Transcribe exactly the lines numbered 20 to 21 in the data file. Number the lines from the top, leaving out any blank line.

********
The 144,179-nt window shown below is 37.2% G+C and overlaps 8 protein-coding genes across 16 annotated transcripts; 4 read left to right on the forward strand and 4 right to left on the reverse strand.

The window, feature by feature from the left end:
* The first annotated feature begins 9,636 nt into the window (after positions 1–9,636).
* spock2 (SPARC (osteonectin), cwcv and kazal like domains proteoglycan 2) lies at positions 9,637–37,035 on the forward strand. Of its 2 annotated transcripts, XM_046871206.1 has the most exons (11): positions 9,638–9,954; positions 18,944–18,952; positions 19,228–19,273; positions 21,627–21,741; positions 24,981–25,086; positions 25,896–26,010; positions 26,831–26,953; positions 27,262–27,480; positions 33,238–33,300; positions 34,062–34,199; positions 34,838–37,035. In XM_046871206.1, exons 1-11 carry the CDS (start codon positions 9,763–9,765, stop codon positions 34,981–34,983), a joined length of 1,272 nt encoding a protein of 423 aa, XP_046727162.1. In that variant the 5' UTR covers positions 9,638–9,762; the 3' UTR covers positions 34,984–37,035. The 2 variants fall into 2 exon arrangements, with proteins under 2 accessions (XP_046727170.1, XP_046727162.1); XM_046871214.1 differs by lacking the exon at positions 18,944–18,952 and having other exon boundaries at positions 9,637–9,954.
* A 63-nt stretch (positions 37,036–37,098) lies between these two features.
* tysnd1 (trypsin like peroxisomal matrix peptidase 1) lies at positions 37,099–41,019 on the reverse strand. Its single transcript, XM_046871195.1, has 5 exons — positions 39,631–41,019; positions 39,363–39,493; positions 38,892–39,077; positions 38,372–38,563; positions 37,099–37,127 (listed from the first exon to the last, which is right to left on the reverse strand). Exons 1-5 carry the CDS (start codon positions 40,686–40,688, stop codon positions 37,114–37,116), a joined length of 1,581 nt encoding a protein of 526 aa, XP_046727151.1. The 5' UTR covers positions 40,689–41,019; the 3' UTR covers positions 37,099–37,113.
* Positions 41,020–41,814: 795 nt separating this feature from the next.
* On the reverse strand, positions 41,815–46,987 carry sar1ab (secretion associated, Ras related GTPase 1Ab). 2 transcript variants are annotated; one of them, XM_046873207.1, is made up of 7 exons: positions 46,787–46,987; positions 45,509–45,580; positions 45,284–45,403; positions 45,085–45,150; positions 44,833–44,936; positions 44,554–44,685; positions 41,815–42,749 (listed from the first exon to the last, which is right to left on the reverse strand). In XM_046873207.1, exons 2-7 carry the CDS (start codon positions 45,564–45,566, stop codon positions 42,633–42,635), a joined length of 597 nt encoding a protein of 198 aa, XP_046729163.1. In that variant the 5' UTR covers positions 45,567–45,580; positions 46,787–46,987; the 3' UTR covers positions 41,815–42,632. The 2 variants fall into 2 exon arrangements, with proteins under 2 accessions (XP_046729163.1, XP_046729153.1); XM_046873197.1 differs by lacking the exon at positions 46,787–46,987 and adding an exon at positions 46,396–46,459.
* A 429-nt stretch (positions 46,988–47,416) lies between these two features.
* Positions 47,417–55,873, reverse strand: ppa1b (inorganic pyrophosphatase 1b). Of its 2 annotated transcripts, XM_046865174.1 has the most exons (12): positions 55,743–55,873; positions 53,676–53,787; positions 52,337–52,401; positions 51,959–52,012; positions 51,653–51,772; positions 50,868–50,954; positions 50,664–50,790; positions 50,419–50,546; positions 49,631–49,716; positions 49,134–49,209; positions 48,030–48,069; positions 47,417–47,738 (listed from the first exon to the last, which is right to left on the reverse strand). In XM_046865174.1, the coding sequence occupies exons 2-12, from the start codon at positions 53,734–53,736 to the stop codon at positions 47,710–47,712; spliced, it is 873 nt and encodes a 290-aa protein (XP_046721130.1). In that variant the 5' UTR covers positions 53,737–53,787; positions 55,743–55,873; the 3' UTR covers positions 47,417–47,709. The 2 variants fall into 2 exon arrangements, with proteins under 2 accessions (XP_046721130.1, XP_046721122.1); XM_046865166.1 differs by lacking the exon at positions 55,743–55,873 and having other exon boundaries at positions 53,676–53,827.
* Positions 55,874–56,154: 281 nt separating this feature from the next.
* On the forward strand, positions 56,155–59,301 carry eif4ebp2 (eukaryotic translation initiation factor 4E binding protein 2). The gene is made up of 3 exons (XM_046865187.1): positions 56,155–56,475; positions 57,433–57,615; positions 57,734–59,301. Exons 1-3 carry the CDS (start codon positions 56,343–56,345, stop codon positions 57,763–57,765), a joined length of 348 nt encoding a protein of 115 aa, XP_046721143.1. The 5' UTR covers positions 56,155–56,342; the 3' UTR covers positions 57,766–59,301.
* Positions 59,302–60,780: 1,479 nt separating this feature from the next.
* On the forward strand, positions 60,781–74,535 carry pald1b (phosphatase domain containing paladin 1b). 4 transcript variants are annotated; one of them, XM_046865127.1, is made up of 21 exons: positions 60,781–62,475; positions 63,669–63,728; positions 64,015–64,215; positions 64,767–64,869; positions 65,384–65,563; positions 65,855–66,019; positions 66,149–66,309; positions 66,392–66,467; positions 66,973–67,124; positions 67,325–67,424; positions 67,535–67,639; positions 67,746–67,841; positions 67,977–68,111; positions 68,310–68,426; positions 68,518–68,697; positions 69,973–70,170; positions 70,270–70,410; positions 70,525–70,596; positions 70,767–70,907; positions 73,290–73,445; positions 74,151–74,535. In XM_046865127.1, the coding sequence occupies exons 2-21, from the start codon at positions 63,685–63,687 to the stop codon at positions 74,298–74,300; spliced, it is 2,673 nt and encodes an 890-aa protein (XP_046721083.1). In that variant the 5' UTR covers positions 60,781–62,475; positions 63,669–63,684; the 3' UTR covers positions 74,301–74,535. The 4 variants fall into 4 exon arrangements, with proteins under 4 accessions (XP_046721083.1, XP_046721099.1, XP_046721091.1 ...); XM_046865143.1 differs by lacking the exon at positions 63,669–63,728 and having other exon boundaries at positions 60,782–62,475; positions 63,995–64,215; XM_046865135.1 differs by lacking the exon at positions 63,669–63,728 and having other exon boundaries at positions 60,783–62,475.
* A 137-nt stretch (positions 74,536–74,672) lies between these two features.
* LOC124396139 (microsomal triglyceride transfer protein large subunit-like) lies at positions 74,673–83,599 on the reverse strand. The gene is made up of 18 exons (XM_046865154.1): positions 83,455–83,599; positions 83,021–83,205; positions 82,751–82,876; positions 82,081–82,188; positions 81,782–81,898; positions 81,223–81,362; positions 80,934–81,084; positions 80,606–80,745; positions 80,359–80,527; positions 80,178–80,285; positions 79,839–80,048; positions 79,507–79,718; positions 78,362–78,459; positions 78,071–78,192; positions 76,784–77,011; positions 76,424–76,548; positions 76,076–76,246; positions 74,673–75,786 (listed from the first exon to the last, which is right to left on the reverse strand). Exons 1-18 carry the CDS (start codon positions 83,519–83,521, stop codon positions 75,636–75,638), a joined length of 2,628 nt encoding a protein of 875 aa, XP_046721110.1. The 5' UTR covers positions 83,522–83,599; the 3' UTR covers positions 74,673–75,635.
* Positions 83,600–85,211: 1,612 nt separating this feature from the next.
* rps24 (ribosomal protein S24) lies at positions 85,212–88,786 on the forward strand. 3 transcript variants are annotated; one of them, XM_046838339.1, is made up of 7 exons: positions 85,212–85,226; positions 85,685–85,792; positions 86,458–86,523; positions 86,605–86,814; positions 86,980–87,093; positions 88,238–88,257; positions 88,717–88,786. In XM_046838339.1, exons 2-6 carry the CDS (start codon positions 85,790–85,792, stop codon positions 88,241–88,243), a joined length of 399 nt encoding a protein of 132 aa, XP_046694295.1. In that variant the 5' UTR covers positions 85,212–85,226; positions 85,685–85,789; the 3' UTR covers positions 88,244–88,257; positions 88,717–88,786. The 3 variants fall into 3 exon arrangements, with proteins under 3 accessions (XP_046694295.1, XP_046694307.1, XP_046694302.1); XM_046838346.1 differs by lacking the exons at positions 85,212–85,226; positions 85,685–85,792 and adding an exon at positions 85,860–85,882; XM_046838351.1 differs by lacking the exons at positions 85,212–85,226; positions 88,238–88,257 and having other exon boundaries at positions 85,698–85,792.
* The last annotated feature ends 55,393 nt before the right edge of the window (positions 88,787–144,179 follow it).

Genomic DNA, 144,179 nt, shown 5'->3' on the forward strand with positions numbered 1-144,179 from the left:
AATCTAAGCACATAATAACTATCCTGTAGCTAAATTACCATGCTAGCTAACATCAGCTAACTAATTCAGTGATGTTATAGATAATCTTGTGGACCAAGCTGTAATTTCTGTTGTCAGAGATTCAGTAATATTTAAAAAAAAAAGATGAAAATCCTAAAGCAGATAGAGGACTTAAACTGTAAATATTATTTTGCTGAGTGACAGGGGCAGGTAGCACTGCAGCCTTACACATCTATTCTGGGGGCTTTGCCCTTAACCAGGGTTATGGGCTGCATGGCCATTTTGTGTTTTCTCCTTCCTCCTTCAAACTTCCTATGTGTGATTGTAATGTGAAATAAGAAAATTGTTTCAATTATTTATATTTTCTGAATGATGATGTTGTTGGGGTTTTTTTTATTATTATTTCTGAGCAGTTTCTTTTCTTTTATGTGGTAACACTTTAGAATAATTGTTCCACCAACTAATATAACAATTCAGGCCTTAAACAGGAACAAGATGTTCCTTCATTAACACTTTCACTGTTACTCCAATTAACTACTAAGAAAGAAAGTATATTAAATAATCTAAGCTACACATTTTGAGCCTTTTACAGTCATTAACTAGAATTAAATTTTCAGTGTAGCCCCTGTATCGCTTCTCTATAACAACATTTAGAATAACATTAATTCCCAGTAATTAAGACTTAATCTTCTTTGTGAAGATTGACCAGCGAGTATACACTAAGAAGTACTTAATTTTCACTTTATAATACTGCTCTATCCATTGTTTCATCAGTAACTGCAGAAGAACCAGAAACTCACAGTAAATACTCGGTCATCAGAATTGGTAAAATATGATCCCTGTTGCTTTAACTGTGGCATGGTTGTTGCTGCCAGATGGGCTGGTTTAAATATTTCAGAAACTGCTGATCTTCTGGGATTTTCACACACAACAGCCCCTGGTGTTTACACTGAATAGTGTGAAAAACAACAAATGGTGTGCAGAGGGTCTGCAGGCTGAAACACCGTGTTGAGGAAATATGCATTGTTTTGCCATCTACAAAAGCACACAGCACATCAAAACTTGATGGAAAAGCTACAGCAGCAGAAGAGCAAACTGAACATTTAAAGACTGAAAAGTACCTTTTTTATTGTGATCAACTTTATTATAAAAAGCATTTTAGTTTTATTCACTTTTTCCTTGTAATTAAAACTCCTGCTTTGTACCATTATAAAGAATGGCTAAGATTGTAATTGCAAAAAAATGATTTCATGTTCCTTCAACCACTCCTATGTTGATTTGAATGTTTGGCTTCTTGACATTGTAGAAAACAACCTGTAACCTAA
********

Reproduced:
Genomic DNA, 144,179 nt, shown 5'->3' on the forward strand with positions numbered 1-144,179 from the left:
AATCTAAGCACATAATAACTATCCTGTAGCTAAATTACCATGCTAGCTAACATCAGCTAACTAATTCAGTGATGTTATAGATAATCTTGTGGACCAAGCTGTAATTTCTGTTGTCAGAGATTCAGTAATATTTAAAAAAAAAAGATGAAAATCCTAAAGCAGATAGAGGACTTAAACTGTAAATATTATTTTGCTGAGTGACAGGGGCAGGTAGCACTGCAGCCTTACACATCTATTCTGGGGGCTTTGCCCTTAACCAGGGTTATGGGCTGCATGGCCATTTTGTGTTTTCTCCTTCCTCCTTCAAACTTCCTATGTGTGATTGTAATGTGAAATAAGAAAATTGTTTCAATTATTTATATTTTCTGAATGATGATGTTGTTGGGGTTTTTTTTATTATTATTTCTGAGCAGTTTCTTTTCTTTTATGTGGTAACACTTTAGAATAATTGTTCCACCAACTAATATAACAATTCAGGCCTTAAACAGGAACAAGATGTTCCTTCATTAACACTTTCACTGTTACTCCAATTAACTACTAAGAAAGAAAGTATATTAAATAATCTAAGCTACACATTTTGAGCCTTTTACAGTCATTAACTAGAATTAAATTTTCAGTGTAGCCCCTGTATCGCTTCTCTATAACAACATTTAGAATAACATTAATTCCCAGTAATTAAGACTTAATCTTCTTTGTGAAGATTGACCAGCGAGTATACACTAAGAAGTACTTAATTTTCACTTTATAATACTGCTCTATCCATTGTTTCATCAGTAACTGCAGAAGAACCAGAAACTCACAGTAAATACTCGGTCATCAGAATTGGTAAAATATGATCCCTGTTGCTTTAACTGTGGCATGGTTGTTGCTGCCAGATGGGCTGGTTTAAATATTTCAGAAACTGCTGATCTTCTGGGATTTTCACACACAACAGCCCCTGGTGTTTACACTGAATAGTGTGAAAAACAACAAATGGTGTGCAGAGGGTCTGCAGGCTGAAACACCGTGTTGAGGAAATATGCATTGTTTTGCCATCTACAAAAGCACACAGCACATCAAAACTTGATGGAAAAGCTACAGCAGCAGAAGAGCAAACTGAACATTTAAAGACTGAAAAGTACCTTTTTTATTGTGATCAACTTTATTATAAAAAGCATTTTAGTTTTATTCACTTTTTCCTTGTAATTAAAACTCCTGCTTTGTACCATTATAAAGAATGGCTAAGATTGTAATTGCAAAAAAATGATTTCATGTTCCTTCAACCACTCCTATGTTGATTTGAATGTTTGGCTTCTTGACATTGTAGAAAACAACCTGTAACCTAA